You think all of those candidates on your ballot paper are legitimate people intending to serve for the interests of your community? You might want to think again.
Dummy candidates, sometimes known as feeder candidates, are also around during local council elections.
A dummy candidate is a person that stands for election with no intention of winning.
With Australia’s preferential voting system used during local council elections, many deals are made between candidates to direct their preference flows.
Dummy candidates often fix their preference flows so that if voters follow their how-to-vote card, a larger share of the vote will go to the dummy’s preferred candidate, therefore increasing the preferred legitimate candidate’s chance of winning.
This year in the Wyndham City Council elections, there are a total of 95 candidates running across three wards – Chaffey Ward has 35 candidates, Harrison Ward has 41 candidates and there are 19 candidates in Iramoo Ward. One of the highest profile candidates has eight other candidates giving him their preferences to help re-election.
Despite dummy candidates being known, the Victorian Electoral Commission does not officially recognise them.
“Legally, there is no such thing as a dummy candidate. The Local Government Act 1989 does not recognise the existence of dummy candidates,” Paul Thornton-Smith, Senior Information and Research Officer for the VEC tells upstart.
“As long as a person meets the qualifications to be a candidate and completes the nomination process correctly, that person is a candidate. The VEC treats all candidates in the same way,” he says.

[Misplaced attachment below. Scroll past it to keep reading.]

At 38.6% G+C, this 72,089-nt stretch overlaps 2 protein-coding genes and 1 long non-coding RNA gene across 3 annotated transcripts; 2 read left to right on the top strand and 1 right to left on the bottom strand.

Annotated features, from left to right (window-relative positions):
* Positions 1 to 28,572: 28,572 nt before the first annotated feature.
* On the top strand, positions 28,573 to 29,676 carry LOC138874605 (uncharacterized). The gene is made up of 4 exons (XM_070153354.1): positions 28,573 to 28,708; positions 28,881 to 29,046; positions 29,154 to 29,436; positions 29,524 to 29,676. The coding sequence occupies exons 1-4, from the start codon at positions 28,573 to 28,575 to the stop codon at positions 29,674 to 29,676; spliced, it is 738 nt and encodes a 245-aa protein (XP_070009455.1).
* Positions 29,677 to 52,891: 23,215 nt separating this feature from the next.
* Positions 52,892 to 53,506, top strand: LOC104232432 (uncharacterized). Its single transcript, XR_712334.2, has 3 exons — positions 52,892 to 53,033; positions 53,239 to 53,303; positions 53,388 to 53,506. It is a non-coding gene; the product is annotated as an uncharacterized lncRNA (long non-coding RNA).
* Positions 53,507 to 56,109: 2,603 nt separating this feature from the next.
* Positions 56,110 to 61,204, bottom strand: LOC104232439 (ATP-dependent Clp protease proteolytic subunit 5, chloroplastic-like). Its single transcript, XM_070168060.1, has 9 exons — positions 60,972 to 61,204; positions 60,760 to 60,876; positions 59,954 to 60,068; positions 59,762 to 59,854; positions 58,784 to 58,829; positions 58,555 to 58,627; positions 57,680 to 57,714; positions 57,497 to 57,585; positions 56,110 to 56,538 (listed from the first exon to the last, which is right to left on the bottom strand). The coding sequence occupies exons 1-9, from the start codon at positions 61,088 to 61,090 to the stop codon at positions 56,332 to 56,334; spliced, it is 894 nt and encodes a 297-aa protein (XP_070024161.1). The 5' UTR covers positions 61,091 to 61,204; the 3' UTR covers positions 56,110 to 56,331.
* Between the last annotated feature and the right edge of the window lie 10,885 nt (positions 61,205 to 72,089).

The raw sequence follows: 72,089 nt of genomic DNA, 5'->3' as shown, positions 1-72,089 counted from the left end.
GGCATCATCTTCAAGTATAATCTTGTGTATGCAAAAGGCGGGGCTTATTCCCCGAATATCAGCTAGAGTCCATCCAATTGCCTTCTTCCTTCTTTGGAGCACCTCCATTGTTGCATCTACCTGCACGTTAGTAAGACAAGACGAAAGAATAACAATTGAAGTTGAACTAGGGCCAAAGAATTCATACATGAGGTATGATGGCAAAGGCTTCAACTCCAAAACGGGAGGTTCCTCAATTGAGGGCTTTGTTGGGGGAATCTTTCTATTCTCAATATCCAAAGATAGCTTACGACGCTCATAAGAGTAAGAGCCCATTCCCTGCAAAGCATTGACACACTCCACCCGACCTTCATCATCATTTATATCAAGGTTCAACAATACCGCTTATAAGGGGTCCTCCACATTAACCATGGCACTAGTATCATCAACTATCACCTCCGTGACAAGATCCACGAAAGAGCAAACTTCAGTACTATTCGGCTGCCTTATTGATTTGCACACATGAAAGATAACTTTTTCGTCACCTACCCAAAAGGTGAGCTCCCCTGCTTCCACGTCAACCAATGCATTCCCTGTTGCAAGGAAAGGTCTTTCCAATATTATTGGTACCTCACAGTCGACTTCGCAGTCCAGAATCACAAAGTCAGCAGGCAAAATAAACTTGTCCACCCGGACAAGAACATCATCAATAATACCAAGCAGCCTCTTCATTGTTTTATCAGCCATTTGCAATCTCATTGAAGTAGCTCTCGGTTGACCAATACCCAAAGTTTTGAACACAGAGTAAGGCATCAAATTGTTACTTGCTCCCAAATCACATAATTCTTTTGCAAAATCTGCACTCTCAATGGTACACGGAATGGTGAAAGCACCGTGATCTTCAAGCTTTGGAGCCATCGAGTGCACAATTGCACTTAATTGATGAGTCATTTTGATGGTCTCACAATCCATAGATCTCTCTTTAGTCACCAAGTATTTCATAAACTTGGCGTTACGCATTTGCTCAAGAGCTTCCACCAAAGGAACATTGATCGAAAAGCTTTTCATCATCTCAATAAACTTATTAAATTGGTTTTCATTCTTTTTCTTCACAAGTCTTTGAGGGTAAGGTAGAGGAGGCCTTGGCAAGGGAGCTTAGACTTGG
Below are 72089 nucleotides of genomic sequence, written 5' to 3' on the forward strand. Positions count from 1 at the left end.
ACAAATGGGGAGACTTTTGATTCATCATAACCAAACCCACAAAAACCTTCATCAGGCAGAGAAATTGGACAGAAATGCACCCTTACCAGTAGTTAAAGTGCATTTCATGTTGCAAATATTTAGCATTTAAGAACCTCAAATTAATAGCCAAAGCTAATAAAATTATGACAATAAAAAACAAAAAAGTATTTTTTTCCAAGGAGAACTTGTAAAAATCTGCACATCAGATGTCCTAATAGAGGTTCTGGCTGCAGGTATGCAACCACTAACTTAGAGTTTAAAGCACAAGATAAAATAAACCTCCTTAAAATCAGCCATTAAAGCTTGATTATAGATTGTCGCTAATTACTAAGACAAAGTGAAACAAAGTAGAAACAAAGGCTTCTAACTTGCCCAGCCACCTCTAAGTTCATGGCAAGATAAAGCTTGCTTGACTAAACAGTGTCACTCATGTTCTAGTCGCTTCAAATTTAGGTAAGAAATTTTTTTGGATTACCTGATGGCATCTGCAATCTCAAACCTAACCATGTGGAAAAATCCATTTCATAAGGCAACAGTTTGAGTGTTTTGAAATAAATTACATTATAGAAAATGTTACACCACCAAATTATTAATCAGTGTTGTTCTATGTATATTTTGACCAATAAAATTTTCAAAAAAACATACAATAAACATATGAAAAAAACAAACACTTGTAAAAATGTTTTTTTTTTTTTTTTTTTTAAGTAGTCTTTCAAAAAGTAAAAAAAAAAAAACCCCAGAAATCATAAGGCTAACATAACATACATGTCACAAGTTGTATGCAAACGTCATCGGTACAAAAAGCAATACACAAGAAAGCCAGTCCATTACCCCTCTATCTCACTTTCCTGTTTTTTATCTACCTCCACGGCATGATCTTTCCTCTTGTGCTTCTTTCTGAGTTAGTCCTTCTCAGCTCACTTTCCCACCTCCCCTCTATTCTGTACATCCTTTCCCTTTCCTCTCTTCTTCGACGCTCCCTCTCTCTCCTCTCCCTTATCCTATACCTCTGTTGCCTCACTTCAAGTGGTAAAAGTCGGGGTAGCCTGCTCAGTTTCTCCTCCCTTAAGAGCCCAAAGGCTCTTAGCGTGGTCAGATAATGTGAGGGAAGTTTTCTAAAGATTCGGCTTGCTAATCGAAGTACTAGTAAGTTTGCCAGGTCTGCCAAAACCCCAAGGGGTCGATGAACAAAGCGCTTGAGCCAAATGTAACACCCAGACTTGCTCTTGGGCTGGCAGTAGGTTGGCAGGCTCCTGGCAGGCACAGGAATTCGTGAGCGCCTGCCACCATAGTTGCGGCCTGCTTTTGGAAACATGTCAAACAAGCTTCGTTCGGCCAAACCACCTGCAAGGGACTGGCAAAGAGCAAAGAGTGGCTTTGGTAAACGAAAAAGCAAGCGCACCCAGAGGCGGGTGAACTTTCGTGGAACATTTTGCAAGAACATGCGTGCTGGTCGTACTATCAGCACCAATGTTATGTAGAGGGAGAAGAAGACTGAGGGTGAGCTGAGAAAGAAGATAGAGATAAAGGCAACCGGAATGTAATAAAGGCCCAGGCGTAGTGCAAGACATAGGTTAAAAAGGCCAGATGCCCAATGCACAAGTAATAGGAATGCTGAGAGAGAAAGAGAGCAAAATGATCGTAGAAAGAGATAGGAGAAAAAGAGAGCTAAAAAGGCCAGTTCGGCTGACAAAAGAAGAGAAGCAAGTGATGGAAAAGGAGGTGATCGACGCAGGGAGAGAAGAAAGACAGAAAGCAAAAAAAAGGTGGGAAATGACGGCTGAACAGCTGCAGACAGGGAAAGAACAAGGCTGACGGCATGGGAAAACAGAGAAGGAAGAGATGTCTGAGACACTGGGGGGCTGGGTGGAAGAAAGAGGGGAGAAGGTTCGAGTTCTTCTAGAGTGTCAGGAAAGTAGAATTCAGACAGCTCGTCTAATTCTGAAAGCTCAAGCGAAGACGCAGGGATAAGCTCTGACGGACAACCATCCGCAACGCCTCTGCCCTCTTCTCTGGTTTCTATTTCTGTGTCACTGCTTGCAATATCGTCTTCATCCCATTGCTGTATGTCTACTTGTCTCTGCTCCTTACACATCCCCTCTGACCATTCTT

“Occasionally there are claims that a dummy candidate has been accidentally elected – for example, for Springfield Ward in the 2012 Casey City Council election.”
Sometimes the term ‘running mate’ is used during local council elections – this is not the same as a dummy candidate.
Although the concept seems similar, a candidate who is a running mate to another candidate has an intention to possibly become elected as well as the candidate they are being a running mate for.
Situations like this occur in multi-councillor wards. An example of multi-councillor wards is the City of Darebin, where each of its three wards are represented by three councillors.
“In such wards, it is quite common for groups of candidates to act in alliance, exchanging preferences to maximise their chances of election,” Thornton-Smith says.
Many councils also have postal ballots, which up until recently, included preference statements for candidates which told the voters the preferred way they wanted their preferences to go.
This rule was changed by the Victorian State Government on 31 August this year.
“The stated purpose of this change was to prevent dummy candidates from directing preferences,” Thornton-Smith says.
So how can you identify a dummy candidate from a legitimate one as you cast your vote this election?
Thornton-Smith says to do your research.
“Some observers have suggested that ways to identify dummy candidates are to examine their statements for vagueness, and to see if they have their own contact details.”
Marie Trevithick is a second year Bachelor of Media & Communication student at La Trobe University. You can follow her on Twitter at: @maztrev18.